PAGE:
3. Respect for Political Rights: The Right of Citizens to Change Their Government

The law provides citizens with the right to change their Government peacefully, and citizens exercise this right in practice through periodic, free, and fair elections held on the basis of universal suffrage.

Women are increasingly well represented at all levels of government. However, no restrictions in law or practice hinder their participation. Women lead 8 of the 18 government ministries. They hold 60 of the 165 seats in Parliament (36.4 percent), chair 5 of 12 standing committees in Parliament, and lead 2 of the 6 main political parties. A woman heads the Parliament.

In addition to participating freely in the national political process, in 1997 Norwegian Sami (formerly known as Lapps) elected their own constituent assembly, the Sameting, for the third time. Under the law establishing the 39-seat body, the Sameting is a consultative group which meets regularly to deal with "all matters which in [its] opinion are of special importance to the Sami people." In practice the Sameting has been most interested in protecting the group's language and cultural rights and in influencing decisions on resources and lands where Sami are a majority.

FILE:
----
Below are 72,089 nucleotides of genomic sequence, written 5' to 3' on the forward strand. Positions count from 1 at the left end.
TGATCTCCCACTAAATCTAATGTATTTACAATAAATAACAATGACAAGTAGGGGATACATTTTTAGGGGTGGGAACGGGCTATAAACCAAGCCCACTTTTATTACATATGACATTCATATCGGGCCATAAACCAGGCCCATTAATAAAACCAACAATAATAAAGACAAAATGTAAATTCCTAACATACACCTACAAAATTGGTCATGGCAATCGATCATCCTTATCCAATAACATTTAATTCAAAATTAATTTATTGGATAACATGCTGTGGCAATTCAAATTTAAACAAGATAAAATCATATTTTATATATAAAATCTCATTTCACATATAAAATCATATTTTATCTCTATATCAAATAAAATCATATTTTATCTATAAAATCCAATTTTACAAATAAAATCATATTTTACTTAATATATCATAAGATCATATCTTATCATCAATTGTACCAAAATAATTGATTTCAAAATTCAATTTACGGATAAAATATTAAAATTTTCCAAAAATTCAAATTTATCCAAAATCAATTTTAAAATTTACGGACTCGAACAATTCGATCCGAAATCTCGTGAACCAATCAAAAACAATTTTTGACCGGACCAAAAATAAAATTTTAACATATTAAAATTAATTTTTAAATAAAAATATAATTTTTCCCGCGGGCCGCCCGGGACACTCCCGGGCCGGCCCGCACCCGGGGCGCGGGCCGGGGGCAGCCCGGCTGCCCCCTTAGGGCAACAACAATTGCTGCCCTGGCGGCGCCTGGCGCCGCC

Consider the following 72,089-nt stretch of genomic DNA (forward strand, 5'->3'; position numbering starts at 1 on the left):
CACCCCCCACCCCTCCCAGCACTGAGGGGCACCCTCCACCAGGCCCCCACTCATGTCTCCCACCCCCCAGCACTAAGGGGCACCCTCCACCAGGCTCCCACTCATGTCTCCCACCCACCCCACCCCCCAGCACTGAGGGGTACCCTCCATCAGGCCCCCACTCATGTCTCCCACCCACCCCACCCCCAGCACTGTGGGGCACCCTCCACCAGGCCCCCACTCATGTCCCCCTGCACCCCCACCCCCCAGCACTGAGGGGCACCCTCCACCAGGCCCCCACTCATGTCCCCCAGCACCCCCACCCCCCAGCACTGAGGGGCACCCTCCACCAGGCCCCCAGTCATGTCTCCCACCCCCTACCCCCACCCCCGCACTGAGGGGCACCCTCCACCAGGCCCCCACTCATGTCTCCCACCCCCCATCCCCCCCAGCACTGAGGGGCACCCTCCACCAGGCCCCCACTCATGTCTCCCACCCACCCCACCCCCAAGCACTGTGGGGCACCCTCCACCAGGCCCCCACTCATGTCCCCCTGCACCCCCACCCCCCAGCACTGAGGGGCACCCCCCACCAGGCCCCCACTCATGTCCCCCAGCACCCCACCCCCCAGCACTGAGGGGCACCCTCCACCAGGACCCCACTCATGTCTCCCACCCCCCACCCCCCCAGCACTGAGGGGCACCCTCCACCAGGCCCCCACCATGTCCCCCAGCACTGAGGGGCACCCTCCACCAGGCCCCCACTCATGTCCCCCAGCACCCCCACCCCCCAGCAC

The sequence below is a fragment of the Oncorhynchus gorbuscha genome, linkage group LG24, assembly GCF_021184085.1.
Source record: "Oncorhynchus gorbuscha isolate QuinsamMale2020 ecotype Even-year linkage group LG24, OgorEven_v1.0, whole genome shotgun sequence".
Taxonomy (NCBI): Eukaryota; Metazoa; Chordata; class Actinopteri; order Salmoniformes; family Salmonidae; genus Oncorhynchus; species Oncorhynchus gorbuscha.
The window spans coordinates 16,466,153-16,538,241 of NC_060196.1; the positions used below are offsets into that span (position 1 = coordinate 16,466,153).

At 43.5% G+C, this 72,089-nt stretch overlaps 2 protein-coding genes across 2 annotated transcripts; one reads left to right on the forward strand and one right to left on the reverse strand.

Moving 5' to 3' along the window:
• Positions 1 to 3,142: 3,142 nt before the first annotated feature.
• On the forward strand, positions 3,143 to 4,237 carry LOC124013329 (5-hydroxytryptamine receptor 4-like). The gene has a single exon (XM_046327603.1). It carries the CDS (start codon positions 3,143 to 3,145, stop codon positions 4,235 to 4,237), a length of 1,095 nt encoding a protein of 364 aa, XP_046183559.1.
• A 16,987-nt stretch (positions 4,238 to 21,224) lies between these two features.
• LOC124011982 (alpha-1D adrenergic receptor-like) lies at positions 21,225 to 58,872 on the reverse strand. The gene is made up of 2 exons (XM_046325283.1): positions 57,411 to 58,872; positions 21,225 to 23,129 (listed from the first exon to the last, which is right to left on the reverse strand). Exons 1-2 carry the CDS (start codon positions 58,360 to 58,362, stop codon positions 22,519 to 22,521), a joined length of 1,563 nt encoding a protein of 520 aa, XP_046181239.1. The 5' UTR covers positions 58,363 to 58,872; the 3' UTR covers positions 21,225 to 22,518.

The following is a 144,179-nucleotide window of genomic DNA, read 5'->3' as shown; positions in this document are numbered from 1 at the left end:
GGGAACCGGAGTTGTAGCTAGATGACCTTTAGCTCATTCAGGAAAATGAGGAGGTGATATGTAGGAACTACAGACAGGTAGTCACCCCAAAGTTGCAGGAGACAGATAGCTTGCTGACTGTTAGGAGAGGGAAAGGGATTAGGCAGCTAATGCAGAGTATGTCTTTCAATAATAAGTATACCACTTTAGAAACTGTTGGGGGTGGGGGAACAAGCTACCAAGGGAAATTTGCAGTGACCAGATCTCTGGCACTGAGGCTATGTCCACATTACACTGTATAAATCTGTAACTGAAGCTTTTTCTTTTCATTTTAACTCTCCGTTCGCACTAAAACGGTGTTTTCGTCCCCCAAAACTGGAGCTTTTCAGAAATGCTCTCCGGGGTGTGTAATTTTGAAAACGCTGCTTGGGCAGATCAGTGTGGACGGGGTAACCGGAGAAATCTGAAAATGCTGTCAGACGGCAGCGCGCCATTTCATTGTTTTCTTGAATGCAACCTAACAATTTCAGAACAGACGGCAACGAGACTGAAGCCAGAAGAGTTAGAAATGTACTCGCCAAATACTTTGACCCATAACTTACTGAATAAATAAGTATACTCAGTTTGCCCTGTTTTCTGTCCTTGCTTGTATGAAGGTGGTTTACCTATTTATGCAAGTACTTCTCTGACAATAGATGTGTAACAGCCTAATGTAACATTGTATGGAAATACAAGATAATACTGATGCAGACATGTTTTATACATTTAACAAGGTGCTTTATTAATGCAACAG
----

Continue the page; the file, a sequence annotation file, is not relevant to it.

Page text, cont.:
4. Governmental Attitude Regarding International and Nongovernmental Investigation of Alleged Violations of Human Rights

A number of human rights groups operate without government restriction, investigating and publishing their findings on human rights cases. Government officials are very cooperative and responsive to their views.

When the new Labor Government took office in March, the Prime Minister transferred the human rights portfolio from the Ministry of Development, Cooperation, and Human Rights to the Ministry of Foreign Affairs. The new Government reversed the previous government's decision to appoint a minister for human rights issues. In 1999 the previous government presented a white paper to the Parliament on human rights, which addresses how the country can improve the state of human rights both domestically and internationally. On November 2, 2000, theParliament's committee on foreign affairs supported the previous government's proposal and stressed the importance of incorporating human rights into law and society in general. The white paper was debated and passed in Parliament on November 14. It then was sent back to the respective ministries for implementation.

5. Discrimination Based on Race, Sex, Religion, Disability, Language, or Social Status

The Constitution prohibits discrimination based on race, sex, religion, disability, language, or social status, and the Government enforces this prohibition in practice.